Remaining Faithful

June 27, 2009 by  
Filed under Theological Perspectives

To the weak I became weak in order to gain the weak. I have become all things to all people, so that by all means I may save some. – 1 Cor. 9:22

Lois Askvig stood in the shadow of her husband first in his recovery and then in his ministry. Grateful for both his transformation and his wife’s undying support Al entered into congregational team ministry as a powerful voice and champion for prevention and recovery. Now after eight years this ministry is still going strong.  No longer helping organize from behind the scenes, Lois has become the guiding force at Grace Lutheran Church in Apple Valley, Minnesota. Here are some of her key insights in sustaining congregational efforts.

Shared Leadership

“No one is forced to do anything they are not able to do, do not feel qualified to do, or do not have the time to do”, declared Lois, P8180067parish nurse at Grace Lutheran, “But that does not mean I do not  prompt people into different roles or find people willing to take on different responsibilities.” A congregational team functions more effectively when all of its members have a role to play and each accepts responsibility for the work and life of the ministry.

Over the years the Faith Partners team has had four team facilitators. The first team facilitator helped initiate this ministry by using his passion to move through the initial congregational resistance. The next leaders helped organize and stabilize the ministry and finally the current leadership has helped integrate the ministry into congregational structure and life.  

Supportive Congregational Leadership

Lois describes, “When we first started, the senior pastor, feeling it was not important, wanted no part of this ministry. It took our associate pastor’s insistence and persistence to initiate the team ministry. Fortunately, we have had the support of successive senior pastors.” Clergy support is critical. A ministries’ staying power is the capacity to weather various staff transitions and a congregation’s changing priorities.

The early opposition helped create greater resolve and commitment for the ministry and a better appreciation for changing congregational needs. Activities have flourished with regular communication with the pastors, a presence on the church council, and regular reports to the congregational leadership. Articles in the monthly newsletter keep this ministry in the consciousness of congregational life.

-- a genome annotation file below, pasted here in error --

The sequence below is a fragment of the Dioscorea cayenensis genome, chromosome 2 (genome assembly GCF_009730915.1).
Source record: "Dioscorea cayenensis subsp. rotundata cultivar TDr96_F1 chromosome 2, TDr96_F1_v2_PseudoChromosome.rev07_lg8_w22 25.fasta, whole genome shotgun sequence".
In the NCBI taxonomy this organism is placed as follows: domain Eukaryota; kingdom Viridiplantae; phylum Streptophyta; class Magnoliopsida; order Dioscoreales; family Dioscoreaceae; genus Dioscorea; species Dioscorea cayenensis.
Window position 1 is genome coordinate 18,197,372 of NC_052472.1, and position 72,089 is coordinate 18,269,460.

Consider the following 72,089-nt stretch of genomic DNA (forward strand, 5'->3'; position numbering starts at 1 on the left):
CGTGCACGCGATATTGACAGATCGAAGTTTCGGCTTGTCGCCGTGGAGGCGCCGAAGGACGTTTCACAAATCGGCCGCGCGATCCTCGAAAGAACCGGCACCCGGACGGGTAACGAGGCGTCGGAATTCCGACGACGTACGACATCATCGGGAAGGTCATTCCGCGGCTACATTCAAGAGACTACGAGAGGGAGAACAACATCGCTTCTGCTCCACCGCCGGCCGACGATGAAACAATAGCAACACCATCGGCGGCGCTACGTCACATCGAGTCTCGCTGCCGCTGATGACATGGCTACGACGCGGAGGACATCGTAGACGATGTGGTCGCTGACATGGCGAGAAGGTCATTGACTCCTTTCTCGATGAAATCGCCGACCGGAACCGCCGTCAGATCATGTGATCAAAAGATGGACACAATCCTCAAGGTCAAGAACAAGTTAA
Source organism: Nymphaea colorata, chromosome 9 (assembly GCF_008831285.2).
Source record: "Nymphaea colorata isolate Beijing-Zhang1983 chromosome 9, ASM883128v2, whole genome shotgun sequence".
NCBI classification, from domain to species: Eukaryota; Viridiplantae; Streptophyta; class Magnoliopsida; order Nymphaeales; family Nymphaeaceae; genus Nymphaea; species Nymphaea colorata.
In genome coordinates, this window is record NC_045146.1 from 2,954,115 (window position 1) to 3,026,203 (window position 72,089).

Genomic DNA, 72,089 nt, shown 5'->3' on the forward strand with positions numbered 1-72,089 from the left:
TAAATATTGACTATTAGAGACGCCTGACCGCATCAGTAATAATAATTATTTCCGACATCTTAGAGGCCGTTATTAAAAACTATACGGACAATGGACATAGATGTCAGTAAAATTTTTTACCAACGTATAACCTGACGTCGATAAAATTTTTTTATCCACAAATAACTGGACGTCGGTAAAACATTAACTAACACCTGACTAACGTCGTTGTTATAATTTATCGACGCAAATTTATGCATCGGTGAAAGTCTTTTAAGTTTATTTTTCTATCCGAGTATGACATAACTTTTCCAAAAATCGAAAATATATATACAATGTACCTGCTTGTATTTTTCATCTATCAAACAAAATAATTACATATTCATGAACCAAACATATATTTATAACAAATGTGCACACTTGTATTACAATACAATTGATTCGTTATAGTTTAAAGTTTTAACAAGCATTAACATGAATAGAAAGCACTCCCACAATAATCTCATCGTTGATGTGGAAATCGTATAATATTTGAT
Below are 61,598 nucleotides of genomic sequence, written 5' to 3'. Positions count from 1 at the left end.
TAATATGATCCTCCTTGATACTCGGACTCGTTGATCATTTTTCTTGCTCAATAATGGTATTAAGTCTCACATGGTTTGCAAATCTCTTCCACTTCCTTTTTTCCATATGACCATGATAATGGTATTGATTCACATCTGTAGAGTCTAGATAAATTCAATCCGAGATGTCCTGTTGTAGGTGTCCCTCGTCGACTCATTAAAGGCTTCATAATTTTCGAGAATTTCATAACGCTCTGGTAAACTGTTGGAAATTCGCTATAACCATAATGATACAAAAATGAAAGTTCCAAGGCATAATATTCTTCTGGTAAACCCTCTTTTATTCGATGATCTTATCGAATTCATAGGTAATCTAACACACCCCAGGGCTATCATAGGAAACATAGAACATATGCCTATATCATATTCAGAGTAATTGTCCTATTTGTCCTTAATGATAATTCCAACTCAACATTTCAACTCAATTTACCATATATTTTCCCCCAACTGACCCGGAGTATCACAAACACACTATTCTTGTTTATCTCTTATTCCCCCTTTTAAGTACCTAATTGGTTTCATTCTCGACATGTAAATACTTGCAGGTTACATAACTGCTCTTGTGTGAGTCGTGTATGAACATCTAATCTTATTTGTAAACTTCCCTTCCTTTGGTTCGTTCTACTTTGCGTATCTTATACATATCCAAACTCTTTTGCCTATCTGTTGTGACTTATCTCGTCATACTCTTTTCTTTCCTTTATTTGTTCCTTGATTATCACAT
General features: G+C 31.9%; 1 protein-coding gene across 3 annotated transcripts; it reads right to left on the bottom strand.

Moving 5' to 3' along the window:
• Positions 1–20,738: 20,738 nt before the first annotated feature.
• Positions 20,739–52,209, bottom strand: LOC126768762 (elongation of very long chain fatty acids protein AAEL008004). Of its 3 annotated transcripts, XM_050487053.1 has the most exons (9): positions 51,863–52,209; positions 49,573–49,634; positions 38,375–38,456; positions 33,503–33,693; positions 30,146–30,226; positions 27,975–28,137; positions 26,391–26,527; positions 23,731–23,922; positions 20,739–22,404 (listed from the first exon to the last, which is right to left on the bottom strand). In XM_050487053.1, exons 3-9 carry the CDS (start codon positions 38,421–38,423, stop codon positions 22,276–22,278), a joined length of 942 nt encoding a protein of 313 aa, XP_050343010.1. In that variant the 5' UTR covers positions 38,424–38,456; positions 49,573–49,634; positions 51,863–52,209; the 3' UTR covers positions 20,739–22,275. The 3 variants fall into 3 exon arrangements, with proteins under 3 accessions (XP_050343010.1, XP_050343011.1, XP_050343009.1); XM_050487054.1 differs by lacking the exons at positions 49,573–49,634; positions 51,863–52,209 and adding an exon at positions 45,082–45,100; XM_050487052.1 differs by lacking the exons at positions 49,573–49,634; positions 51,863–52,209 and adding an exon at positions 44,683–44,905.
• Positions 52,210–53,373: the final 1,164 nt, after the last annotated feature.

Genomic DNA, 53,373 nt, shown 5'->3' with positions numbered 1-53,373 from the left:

Continuing Education

INGSAHE2920Grace Lutheran has provided continued education for the team, the congregation, and other Faith Partner teams since the beginning using members from Twelve Step programs to local teen drama to prevention specialists to treatment professionals. These educational events have kept the Faith Partners team ministry visible. New volunteers for the team are a wonderful by-product of this exposure.

Evaluation Activities

Grace Lutheran conducted their first congregational survey in 2000. In late 2006, the survey was repeated. The congregation urged the team to continue programming (82%) and keep the ministry alive (98%). The results were presented to the congregation and the church council after the last recovery worship service in February 2007. Seeking ways to improve, the team also evaluates each event. Lois’ evaluation, “Recovery has changed individual and family lives and the church is a big part of their on-going healing and recovery.”

Cornerstone Activities

One cornerstone ministry activity is the recovery worship service. The first year Lois recalls overhearing a member say that the service would not be worth attending. The team decided to not promote this service ahead of time but let people experience it as a part of congregational life and not something held up as unique or special.

A focal point of the service is the sermon and testimony. A moving dialogue sermon with the pastor and a recovering member on the team and a pastor’s personal experience walking with a family through the process of awareness, education, referral, and eventually recovery were both memorable. The pastor recalled how everyone was changed and transformed through the process. After one recovery worship service an inspired visitor volunteered to join the team.